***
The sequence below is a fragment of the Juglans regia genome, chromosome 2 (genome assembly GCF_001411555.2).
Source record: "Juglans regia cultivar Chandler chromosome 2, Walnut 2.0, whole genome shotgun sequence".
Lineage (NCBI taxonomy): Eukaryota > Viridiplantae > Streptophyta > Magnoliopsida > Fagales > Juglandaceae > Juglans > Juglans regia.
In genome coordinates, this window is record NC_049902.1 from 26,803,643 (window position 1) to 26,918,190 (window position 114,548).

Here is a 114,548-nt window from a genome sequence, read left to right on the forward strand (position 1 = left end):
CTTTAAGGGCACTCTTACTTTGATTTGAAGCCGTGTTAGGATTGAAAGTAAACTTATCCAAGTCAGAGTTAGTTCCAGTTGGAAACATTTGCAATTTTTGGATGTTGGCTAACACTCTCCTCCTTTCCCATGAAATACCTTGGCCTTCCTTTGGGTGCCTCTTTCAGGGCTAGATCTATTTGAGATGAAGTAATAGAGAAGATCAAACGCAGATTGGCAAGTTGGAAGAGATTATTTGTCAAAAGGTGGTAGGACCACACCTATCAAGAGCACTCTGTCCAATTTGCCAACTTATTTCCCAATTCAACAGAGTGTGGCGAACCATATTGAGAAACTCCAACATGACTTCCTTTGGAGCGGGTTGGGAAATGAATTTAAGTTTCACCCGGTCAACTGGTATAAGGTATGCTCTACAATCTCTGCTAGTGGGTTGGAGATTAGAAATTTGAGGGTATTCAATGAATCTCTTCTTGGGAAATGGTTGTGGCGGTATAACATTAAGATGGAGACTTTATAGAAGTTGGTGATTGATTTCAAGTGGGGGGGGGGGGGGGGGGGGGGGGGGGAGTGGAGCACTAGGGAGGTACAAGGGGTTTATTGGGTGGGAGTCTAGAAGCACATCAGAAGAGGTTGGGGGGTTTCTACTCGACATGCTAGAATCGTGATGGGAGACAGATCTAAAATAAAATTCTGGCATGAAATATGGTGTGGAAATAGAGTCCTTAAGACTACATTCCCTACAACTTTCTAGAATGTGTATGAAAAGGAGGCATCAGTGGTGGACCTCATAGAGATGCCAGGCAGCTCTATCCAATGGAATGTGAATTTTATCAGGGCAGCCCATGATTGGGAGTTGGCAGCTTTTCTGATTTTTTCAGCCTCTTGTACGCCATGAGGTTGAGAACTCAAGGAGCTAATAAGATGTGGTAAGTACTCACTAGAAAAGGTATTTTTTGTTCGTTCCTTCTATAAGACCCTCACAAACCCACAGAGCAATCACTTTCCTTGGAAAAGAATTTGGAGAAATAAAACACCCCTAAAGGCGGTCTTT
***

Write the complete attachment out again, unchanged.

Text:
The sequence below is a fragment of the Juglans regia genome, chromosome 2 (genome assembly GCF_001411555.2).
Source record: "Juglans regia cultivar Chandler chromosome 2, Walnut 2.0, whole genome shotgun sequence".
Lineage (NCBI taxonomy): Eukaryota > Viridiplantae > Streptophyta > Magnoliopsida > Fagales > Juglandaceae > Juglans > Juglans regia.
In genome coordinates, this window is record NC_049902.1 from 26,803,643 (window position 1) to 26,918,190 (window position 114,548).

Here is a 114,548-nt window from a genome sequence, read left to right on the forward strand (position 1 = left end):
CTTTAAGGGCACTCTTACTTTGATTTGAAGCCGTGTTAGGATTGAAAGTAAACTTATCCAAGTCAGAGTTAGTTCCAGTTGGAAACATTTGCAATTTTTGGATGTTGGCTAACACTCTCCTCCTTTCCCATGAAATACCTTGGCCTTCCTTTGGGTGCCTCTTTCAGGGCTAGATCTATTTGAGATGAAGTAATAGAGAAGATCAAACGCAGATTGGCAAGTTGGAAGAGATTATTTGTCAAAAGGTGGTAGGACCACACCTATCAAGAGCACTCTGTCCAATTTGCCAACTTATTTCCCAATTCAACAGAGTGTGGCGAACCATATTGAGAAACTCCAACATGACTTCCTTTGGAGCGGGTTGGGAAATGAATTTAAGTTTCACCCGGTCAACTGGTATAAGGTATGCTCTACAATCTCTGCTAGTGGGTTGGAGATTAGAAATTTGAGGGTATTCAATGAATCTCTTCTTGGGAAATGGTTGTGGCGGTATAACATTAAGATGGAGACTTTATAGAAGTTGGTGATTGATTTCAAGTGGGGGGGGGGGGGGGGGGGGGGGGGGGAGTGGAGCACTAGGGAGGTACAAGGGGTTTATTGGGTGGGAGTCTAGAAGCACATCAGAAGAGGTTGGGGGGTTTCTACTCGACATGCTAGAATCGTGATGGGAGACAGATCTAAAATAAAATTCTGGCATGAAATATGGTGTGGAAATAGAGTCCTTAAGACTACATTCCCTACAACTTTCTAGAATGTGTATGAAAAGGAGGCATCAGTGGTGGACCTCATAGAGATGCCAGGCAGCTCTATCCAATGGAATGTGAATTTTATCAGGGCAGCCCATGATTGGGAGTTGGCAGCTTTTCTGATTTTTTCAGCCTCTTGTACGCCATGAGGTTGAGAACTCAAGGAGCTAATAAGATGTGGTAAGTACTCACTAGAAAAGGTATTTTTTGTTCGTTCCTTCTATAAGACCCTCACAAACCCACAGAGCAATCACTTTCCTTGGAAAAGAATTTGGAGAAATAAAACACCCCTAAAGGCGGTCTTT